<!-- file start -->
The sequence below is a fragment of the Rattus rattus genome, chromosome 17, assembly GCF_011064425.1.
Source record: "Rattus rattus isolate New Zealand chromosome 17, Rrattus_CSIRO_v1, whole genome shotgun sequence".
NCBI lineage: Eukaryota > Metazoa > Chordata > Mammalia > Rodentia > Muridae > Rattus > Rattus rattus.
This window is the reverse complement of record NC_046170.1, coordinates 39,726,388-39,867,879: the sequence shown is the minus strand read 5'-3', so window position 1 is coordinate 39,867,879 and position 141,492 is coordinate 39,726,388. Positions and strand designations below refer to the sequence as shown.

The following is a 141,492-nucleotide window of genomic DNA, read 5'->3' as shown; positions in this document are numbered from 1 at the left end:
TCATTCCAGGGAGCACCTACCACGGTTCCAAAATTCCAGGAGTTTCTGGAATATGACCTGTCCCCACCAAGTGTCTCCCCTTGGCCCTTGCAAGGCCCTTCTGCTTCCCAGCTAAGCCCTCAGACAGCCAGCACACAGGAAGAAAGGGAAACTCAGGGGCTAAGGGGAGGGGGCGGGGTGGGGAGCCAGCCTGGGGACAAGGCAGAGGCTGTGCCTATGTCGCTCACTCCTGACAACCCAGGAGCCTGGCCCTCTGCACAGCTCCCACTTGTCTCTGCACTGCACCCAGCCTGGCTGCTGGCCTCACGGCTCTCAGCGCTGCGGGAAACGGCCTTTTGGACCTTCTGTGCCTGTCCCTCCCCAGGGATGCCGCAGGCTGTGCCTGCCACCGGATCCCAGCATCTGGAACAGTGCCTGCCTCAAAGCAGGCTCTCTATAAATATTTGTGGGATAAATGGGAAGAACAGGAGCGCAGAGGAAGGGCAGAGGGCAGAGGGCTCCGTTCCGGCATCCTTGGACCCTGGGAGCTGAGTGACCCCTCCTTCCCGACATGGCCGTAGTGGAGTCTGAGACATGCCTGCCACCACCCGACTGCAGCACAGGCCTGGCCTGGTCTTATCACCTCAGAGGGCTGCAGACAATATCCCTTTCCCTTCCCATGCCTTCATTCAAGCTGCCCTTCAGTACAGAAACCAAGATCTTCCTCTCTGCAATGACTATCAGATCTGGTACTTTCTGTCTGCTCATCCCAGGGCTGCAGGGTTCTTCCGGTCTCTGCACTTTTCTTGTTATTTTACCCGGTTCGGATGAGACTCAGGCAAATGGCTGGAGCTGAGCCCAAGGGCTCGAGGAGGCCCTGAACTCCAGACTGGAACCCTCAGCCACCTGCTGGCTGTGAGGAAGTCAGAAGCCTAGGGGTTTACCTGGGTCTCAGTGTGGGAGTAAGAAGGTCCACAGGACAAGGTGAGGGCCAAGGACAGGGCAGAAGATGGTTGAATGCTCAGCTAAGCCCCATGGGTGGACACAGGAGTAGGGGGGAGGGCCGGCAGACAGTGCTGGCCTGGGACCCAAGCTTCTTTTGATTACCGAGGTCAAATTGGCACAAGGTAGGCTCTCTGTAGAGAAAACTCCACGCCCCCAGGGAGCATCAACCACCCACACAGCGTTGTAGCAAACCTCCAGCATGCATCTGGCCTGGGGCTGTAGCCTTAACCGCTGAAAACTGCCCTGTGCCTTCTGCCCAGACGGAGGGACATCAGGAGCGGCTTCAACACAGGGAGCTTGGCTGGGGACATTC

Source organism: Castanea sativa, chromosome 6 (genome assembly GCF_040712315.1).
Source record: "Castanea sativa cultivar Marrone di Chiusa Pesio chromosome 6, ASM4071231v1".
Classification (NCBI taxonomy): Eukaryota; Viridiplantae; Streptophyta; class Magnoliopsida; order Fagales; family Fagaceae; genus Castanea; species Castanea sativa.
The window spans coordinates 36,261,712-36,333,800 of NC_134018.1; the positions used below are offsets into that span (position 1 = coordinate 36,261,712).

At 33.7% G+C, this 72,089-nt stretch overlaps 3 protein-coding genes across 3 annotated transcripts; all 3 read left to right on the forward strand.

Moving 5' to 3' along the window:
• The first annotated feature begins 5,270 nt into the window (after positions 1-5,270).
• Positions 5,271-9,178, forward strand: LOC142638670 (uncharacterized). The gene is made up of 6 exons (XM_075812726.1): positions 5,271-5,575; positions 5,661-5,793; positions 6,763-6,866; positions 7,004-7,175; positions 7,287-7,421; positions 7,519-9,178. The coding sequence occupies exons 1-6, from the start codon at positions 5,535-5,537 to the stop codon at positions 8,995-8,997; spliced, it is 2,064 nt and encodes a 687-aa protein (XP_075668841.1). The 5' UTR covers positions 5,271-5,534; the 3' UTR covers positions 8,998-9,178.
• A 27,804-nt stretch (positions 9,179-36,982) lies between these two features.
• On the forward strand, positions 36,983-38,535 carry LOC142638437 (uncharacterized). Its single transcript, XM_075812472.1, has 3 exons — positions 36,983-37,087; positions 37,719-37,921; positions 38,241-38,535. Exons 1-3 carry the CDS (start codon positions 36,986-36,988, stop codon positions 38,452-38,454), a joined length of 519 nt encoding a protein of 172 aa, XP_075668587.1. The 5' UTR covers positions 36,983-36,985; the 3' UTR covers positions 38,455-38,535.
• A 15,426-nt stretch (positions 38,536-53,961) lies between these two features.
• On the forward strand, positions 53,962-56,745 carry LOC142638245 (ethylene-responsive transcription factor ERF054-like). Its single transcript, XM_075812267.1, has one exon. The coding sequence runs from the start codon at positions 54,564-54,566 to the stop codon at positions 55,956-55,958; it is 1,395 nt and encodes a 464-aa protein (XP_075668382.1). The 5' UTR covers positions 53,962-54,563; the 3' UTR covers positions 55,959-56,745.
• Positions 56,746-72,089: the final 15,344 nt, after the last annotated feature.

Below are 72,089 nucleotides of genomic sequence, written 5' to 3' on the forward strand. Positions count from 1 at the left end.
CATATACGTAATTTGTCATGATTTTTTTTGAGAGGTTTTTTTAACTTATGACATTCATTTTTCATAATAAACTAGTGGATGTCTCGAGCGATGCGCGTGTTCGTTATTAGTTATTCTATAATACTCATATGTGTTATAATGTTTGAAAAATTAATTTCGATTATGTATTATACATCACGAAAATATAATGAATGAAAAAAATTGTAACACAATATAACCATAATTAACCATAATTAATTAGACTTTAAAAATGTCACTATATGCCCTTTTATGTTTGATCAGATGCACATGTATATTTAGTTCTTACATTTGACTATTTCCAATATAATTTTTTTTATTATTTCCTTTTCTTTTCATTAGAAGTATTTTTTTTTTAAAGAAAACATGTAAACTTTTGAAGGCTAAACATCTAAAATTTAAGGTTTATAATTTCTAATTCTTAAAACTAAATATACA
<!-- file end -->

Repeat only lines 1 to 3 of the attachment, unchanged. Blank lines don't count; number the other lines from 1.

The sequence below is a fragment of the Rattus rattus genome, chromosome 17, assembly GCF_011064425.1.
Source record: "Rattus rattus isolate New Zealand chromosome 17, Rrattus_CSIRO_v1, whole genome shotgun sequence".
NCBI lineage: Eukaryota > Metazoa > Chordata > Mammalia > Rodentia > Muridae > Rattus > Rattus rattus.